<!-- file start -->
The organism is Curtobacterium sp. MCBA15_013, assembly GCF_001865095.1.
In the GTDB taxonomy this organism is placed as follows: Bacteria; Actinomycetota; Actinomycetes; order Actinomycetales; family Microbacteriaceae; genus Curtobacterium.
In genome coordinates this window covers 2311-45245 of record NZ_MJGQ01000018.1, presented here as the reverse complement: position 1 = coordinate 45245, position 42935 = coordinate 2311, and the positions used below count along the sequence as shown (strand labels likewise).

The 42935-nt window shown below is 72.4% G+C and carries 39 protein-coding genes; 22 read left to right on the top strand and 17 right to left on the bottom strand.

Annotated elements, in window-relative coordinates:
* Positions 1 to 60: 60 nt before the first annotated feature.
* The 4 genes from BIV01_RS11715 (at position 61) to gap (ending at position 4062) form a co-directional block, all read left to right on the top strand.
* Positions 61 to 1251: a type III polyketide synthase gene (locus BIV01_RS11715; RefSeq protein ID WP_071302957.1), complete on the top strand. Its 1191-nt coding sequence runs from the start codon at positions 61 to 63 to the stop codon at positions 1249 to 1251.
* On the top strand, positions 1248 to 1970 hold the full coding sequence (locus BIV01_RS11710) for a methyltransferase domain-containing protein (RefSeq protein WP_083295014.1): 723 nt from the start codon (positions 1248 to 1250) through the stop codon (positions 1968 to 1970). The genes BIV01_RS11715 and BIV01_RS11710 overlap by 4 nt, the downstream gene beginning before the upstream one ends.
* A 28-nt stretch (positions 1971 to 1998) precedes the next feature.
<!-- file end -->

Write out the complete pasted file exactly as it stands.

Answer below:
The organism is Curtobacterium sp. MCBA15_013, assembly GCF_001865095.1.
In the GTDB taxonomy this organism is placed as follows: Bacteria; Actinomycetota; Actinomycetes; order Actinomycetales; family Microbacteriaceae; genus Curtobacterium.
In genome coordinates this window covers 2311-45245 of record NZ_MJGQ01000018.1, presented here as the reverse complement: position 1 = coordinate 45245, position 42935 = coordinate 2311, and the positions used below count along the sequence as shown (strand labels likewise).

The 42935-nt window shown below is 72.4% G+C and carries 39 protein-coding genes; 22 read left to right on the top strand and 17 right to left on the bottom strand.

Annotated elements, in window-relative coordinates:
* Positions 1 to 60: 60 nt before the first annotated feature.
* The 4 genes from BIV01_RS11715 (at position 61) to gap (ending at position 4062) form a co-directional block, all read left to right on the top strand.
* Positions 61 to 1251: a type III polyketide synthase gene (locus BIV01_RS11715; RefSeq protein ID WP_071302957.1), complete on the top strand. Its 1191-nt coding sequence runs from the start codon at positions 61 to 63 to the stop codon at positions 1249 to 1251.
* On the top strand, positions 1248 to 1970 hold the full coding sequence (locus BIV01_RS11710) for a methyltransferase domain-containing protein (RefSeq protein WP_083295014.1): 723 nt from the start codon (positions 1248 to 1250) through the stop codon (positions 1968 to 1970). The genes BIV01_RS11715 and BIV01_RS11710 overlap by 4 nt, the downstream gene beginning before the upstream one ends.
* A 28-nt stretch (positions 1971 to 1998) precedes the next feature.